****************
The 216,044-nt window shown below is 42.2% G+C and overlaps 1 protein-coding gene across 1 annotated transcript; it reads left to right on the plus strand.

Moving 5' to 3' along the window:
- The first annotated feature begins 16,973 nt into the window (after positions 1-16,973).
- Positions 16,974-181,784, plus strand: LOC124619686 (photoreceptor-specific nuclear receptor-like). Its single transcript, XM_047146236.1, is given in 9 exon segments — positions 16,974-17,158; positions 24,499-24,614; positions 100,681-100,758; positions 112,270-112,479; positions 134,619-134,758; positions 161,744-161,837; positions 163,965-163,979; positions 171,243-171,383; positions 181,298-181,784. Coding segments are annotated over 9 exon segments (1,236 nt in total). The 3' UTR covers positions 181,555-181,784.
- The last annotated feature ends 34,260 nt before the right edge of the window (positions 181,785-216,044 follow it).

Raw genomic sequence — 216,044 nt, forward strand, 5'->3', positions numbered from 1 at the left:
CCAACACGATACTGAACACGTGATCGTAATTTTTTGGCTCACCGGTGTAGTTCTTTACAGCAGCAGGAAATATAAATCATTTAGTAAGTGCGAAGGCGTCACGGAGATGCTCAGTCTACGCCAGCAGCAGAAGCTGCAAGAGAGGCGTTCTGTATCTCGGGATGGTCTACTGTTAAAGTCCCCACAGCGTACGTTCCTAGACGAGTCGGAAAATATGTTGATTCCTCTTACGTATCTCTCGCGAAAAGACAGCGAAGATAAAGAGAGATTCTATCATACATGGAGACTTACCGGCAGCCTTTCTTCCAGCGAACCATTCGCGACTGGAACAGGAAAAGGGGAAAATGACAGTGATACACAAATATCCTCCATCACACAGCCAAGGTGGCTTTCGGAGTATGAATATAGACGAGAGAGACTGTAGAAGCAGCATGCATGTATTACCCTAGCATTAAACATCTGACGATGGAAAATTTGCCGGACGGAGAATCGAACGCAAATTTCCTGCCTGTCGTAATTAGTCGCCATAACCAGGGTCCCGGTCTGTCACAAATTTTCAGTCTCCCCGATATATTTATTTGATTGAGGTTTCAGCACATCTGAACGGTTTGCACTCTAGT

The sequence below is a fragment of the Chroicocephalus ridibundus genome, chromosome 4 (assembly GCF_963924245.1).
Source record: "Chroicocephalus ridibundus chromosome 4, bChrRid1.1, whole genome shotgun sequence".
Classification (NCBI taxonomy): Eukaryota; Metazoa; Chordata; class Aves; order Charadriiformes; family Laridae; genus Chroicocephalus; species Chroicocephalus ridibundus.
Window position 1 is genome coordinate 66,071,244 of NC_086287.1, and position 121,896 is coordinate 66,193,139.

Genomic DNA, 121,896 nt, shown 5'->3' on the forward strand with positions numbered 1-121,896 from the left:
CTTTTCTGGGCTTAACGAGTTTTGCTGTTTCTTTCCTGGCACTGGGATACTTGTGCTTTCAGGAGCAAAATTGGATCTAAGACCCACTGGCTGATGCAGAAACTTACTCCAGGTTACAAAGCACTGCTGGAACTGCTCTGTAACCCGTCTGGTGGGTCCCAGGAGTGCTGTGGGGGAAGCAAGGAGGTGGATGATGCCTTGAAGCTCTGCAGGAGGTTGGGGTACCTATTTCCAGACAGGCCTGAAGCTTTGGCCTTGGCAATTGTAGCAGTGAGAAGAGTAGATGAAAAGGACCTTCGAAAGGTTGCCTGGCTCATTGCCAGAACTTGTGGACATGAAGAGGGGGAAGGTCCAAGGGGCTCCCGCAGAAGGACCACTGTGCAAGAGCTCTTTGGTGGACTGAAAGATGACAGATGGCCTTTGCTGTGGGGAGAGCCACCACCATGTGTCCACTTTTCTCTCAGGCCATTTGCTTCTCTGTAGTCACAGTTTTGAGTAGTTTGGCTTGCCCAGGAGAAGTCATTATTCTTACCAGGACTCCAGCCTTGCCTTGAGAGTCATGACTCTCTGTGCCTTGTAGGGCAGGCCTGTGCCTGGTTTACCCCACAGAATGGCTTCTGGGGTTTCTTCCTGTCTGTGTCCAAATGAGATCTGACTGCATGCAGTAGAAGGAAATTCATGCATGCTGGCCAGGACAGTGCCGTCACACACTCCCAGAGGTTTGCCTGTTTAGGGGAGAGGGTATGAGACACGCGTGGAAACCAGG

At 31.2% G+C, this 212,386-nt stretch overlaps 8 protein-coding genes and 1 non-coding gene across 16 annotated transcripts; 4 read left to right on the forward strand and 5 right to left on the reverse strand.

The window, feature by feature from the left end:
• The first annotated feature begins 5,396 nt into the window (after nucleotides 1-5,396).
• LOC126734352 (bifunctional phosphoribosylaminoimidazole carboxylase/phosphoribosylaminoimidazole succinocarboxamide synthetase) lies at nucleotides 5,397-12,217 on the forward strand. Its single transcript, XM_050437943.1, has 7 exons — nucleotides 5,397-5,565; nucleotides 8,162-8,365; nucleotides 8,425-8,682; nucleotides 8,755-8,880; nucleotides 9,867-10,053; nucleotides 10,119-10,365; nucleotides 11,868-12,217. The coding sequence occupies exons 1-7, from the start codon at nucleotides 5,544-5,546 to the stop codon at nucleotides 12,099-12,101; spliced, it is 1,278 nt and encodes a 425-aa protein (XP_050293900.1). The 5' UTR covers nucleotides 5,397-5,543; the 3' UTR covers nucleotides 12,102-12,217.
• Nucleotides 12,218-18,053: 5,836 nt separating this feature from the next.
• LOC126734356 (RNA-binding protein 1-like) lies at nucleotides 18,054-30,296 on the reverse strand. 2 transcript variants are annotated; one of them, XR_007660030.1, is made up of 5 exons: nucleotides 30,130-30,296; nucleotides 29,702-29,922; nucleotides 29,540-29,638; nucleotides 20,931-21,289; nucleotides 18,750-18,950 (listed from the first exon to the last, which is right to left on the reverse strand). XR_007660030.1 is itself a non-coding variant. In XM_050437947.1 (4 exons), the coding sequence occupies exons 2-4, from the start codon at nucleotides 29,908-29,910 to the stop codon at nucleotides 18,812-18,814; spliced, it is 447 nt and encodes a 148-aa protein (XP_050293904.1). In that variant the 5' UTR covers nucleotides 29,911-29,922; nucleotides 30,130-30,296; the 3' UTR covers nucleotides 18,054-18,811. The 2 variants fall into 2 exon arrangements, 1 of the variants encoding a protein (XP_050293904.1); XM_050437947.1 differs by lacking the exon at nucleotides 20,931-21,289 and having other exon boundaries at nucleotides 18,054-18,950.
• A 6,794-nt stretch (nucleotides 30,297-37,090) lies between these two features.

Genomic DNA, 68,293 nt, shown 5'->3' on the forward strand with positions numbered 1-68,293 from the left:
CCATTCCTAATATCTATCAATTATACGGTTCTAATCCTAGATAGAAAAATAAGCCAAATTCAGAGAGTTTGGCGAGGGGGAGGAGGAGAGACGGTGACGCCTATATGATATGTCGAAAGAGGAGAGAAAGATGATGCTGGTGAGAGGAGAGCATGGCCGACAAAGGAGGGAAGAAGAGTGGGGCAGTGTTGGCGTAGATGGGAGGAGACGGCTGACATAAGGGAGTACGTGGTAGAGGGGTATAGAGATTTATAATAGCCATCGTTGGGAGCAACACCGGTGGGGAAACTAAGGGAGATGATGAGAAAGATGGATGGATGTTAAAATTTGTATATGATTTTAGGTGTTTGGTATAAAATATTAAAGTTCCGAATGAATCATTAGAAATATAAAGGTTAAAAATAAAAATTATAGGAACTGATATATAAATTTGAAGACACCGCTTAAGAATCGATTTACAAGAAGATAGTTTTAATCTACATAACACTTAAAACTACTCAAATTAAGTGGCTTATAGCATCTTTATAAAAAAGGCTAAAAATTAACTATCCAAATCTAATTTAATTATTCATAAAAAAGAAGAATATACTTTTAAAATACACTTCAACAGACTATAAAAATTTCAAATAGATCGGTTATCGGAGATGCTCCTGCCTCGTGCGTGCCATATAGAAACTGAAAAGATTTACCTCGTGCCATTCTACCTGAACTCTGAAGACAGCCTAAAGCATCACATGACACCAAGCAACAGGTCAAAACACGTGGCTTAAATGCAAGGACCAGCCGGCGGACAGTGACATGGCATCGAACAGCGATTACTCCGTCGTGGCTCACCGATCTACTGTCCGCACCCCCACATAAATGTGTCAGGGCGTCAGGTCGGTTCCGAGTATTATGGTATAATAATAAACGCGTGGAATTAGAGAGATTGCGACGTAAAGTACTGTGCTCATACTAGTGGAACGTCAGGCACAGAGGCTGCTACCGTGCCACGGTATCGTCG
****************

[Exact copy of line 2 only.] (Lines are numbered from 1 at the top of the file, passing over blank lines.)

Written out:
Moving 5' to 3' along the window: